Tuesday 26 May 2020

Don't Speak aka Silent Place (UK 2020: Dir Scott Jeffrey) NEW WAVE OF THE BRITISH FANTASTIC FILM 2020

Scott Jeffrey is emerging as one of the more interesting independent horror directors working in the UK at the moment. So far this year three of his films have been or will be released, and I'll cover the other two in future posts.

Let's get the problematic stuff out of the way first. Don't Speak falls into the category of films which are recognisably British both in location and other visual clues (UK license plates, 13 amp sockets etc) but have their cast speak in - largely unconvincing - US accents. Sometimes the director can get away with it: at other times it's consistently irritating, which is the case here. The second, and perhaps more forgivable thing - as movie makers have been doing it pretty much since the trade began - is that the premise of the movie is a direct steal from 2018's A Quiet Place (both titles of the film pretty much seal the deal on that one).

The reason for mentioning those issues first is that Don't Speak is actually a really good film. It's tense, impressively gory, and makes you care for its characters, even if they are only thinly fleshed out.

Parents Rita (Stephanie Lodge) and Alan (Ryan Davies) drive to see Rita's mother Mary (Nicola Wright), after her father was hospitalised with heart problems. But we've already seen Rita's mum's neighbours attacked by a gloopy humanoid 'something', and while Rita and Alan are en route in their Jeep and caravan attachment, complete with son Ben (Jake Watkins), younger sister Charlie (Georgina Jane, from 2019's Pet Graveyard) and her boyfriend Tyler (Will Stanton), the creature has moved on to Mary's house. When the family arrive, passing a sign on a closed gate which ominously reads 'Caution - testing in progress' (which will be important) Mary is nowhere to be seen. They drive back to the nearest village, which also seems to be deserted, as is the local pub. Alan is looking round when he's confronted with a badly injured man man in army fatigues, covered in blood who, as he dies, exclaims: "They made something in the lab. It got out."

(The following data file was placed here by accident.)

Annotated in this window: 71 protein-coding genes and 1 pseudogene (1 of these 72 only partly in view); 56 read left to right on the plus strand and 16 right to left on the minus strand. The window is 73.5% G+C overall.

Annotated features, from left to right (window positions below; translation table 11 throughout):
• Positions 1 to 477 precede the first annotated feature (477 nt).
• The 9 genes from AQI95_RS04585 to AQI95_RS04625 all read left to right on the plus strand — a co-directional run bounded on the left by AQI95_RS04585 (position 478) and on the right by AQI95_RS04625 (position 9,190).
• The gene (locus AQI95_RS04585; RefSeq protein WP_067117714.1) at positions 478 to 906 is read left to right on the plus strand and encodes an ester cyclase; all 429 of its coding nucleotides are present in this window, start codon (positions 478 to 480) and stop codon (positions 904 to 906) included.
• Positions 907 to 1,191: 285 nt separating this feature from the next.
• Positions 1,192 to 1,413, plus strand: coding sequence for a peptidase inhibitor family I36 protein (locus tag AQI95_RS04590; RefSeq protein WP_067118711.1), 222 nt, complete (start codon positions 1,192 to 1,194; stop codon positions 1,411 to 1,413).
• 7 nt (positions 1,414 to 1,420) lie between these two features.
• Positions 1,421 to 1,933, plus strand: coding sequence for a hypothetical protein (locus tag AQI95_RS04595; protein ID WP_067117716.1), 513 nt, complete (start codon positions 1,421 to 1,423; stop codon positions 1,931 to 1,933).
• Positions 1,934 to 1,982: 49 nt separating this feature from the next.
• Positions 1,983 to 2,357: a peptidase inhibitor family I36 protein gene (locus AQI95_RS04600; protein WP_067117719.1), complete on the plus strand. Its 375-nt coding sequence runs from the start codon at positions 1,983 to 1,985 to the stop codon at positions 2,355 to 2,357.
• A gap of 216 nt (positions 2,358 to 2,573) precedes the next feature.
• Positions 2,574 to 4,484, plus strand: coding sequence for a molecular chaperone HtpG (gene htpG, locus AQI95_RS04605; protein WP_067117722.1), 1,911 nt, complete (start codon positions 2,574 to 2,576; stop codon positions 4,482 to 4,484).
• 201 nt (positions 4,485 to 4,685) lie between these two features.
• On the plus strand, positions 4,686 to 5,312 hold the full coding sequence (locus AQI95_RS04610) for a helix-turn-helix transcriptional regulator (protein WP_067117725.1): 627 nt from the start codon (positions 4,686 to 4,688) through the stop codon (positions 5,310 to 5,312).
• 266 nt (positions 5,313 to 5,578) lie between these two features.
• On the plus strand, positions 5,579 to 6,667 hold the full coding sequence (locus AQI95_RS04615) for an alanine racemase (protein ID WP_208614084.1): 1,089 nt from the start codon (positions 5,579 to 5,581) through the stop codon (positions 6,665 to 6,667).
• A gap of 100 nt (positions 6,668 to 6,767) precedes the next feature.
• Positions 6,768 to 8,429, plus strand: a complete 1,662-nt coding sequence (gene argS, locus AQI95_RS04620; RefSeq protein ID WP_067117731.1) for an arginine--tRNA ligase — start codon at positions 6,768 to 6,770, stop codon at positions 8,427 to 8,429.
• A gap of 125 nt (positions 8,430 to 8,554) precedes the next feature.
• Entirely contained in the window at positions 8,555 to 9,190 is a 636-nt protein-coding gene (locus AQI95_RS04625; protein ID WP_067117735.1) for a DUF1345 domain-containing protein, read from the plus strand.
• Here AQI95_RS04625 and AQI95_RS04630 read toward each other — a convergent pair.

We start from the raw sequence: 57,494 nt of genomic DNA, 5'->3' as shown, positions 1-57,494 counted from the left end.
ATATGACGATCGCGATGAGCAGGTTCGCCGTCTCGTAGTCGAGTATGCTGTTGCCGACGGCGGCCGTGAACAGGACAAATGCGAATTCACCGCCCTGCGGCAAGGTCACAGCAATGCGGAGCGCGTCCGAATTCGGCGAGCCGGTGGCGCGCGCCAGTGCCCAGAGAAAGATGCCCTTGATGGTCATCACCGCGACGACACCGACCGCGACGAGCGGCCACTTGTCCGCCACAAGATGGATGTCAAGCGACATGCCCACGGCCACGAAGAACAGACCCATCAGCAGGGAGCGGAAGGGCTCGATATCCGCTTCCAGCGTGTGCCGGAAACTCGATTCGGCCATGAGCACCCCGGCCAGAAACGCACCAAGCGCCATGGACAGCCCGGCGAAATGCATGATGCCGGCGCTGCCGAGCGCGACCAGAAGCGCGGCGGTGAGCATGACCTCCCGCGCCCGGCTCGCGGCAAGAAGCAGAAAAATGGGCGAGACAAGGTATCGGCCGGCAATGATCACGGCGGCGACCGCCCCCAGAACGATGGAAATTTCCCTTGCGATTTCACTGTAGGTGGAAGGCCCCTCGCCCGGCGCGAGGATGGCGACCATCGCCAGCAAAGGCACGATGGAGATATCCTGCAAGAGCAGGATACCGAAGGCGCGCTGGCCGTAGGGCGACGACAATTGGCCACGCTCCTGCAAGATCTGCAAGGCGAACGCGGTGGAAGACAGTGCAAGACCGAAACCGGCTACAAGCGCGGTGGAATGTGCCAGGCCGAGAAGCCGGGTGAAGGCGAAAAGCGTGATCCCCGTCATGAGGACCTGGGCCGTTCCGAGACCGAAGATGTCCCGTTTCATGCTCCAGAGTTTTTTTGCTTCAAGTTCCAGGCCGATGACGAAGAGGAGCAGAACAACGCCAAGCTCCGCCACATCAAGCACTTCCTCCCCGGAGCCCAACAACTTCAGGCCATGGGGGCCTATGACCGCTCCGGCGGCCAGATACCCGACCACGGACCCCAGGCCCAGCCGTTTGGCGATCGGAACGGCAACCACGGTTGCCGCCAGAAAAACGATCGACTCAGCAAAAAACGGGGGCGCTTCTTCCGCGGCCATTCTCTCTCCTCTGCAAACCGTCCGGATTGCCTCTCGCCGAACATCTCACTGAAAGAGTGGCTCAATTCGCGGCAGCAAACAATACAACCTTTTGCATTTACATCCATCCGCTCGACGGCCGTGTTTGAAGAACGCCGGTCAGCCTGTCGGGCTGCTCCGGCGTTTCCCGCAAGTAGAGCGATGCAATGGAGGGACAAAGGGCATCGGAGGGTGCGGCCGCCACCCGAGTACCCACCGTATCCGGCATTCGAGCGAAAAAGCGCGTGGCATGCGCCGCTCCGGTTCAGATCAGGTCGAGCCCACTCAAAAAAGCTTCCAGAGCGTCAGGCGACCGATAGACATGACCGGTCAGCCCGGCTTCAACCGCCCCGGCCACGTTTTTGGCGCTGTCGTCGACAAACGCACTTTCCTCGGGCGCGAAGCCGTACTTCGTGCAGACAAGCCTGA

And so the stage is set for a tense stand off between the artificially created being, which is blind and senses its victims via sonar (hence the need to be quiet, although plot wise this element is a little patchily applied), and the family. In its way, this is good old fashioned British science fiction film stuff (which is, I suppose, why I was disappointed by the deployment of the American accents - the film is better than that), with the terrified family trying to stay alive against a backdrop of the familiar - the country cottage, the pub and the family's caravan, which becomes a claustrophobic setting for much of the action.

Performance wise the standout here is Georgina Jane as Charlie. We learn early on in the film that she's pregnant, and there's always the possibility that this fertility might feature rather nastily in the plot: and it does, but not in the way you might expect. Jane's fear is thoroughly plausible; indeed the whole cast play fright and panic well, and while one or two plot points go nowhere, and at times the editing is a little uneven, this is a solid film which, apart from the aforementioned influence, also reminded me of 1982's Xtro. Gruelling and pretty good all round.

No comments:

Post a Comment